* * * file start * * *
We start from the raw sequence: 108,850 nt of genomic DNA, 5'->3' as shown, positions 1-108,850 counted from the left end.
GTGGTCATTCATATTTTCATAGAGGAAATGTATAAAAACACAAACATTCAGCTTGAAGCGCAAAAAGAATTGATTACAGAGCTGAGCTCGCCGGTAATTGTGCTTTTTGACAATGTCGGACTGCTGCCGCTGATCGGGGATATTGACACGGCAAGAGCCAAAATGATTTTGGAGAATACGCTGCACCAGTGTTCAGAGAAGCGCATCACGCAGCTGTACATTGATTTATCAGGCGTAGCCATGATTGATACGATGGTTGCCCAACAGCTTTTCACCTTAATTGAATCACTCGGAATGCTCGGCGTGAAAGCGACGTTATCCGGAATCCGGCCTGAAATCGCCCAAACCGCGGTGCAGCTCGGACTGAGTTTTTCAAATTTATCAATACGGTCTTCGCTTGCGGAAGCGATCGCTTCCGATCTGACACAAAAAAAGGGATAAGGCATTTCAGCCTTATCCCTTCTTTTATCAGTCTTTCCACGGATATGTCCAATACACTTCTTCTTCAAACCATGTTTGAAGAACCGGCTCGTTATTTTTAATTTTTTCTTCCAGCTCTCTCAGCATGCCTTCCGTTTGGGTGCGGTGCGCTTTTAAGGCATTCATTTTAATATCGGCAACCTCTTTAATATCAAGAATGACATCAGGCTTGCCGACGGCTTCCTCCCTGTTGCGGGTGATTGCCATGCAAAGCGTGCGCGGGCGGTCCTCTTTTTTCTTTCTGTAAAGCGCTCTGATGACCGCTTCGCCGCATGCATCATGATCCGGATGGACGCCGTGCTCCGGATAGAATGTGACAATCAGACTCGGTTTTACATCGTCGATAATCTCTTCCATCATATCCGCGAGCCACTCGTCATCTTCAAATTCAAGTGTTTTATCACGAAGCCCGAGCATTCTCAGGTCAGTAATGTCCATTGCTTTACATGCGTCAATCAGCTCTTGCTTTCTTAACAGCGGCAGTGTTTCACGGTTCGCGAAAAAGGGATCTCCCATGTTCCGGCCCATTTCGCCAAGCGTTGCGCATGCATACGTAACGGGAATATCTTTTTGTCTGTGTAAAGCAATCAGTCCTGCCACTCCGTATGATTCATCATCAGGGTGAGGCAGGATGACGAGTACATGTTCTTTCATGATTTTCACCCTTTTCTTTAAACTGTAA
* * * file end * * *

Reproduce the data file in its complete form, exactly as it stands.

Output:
We start from the raw sequence: 108,850 nt of genomic DNA, 5'->3' as shown, positions 1-108,850 counted from the left end.
GTGGTCATTCATATTTTCATAGAGGAAATGTATAAAAACACAAACATTCAGCTTGAAGCGCAAAAAGAATTGATTACAGAGCTGAGCTCGCCGGTAATTGTGCTTTTTGACAATGTCGGACTGCTGCCGCTGATCGGGGATATTGACACGGCAAGAGCCAAAATGATTTTGGAGAATACGCTGCACCAGTGTTCAGAGAAGCGCATCACGCAGCTGTACATTGATTTATCAGGCGTAGCCATGATTGATACGATGGTTGCCCAACAGCTTTTCACCTTAATTGAATCACTCGGAATGCTCGGCGTGAAAGCGACGTTATCCGGAATCCGGCCTGAAATCGCCCAAACCGCGGTGCAGCTCGGACTGAGTTTTTCAAATTTATCAATACGGTCTTCGCTTGCGGAAGCGATCGCTTCCGATCTGACACAAAAAAAGGGATAAGGCATTTCAGCCTTATCCCTTCTTTTATCAGTCTTTCCACGGATATGTCCAATACACTTCTTCTTCAAACCATGTTTGAAGAACCGGCTCGTTATTTTTAATTTTTTCTTCCAGCTCTCTCAGCATGCCTTCCGTTTGGGTGCGGTGCGCTTTTAAGGCATTCATTTTAATATCGGCAACCTCTTTAATATCAAGAATGACATCAGGCTTGCCGACGGCTTCCTCCCTGTTGCGGGTGATTGCCATGCAAAGCGTGCGCGGGCGGTCCTCTTTTTTCTTTCTGTAAAGCGCTCTGATGACCGCTTCGCCGCATGCATCATGATCCGGATGGACGCCGTGCTCCGGATAGAATGTGACAATCAGACTCGGTTTTACATCGTCGATAATCTCTTCCATCATATCCGCGAGCCACTCGTCATCTTCAAATTCAAGTGTTTTATCACGAAGCCCGAGCATTCTCAGGTCAGTAATGTCCATTGCTTTACATGCGTCAATCAGCTCTTGCTTTCTTAACAGCGGCAGTGTTTCACGGTTCGCGAAAAAGGGATCTCCCATGTTCCGGCCCATTTCGCCAAGCGTTGCGCATGCATACGTAACGGGAATATCTTTTTGTCTGTGTAAAGCAATCAGTCCTGCCACTCCGTATGATTCATCATCAGGGTGAGGCAGGATGACGAGTACATGTTCTTTCATGATTTTCACCCTTTTCTTTAAACTGTAA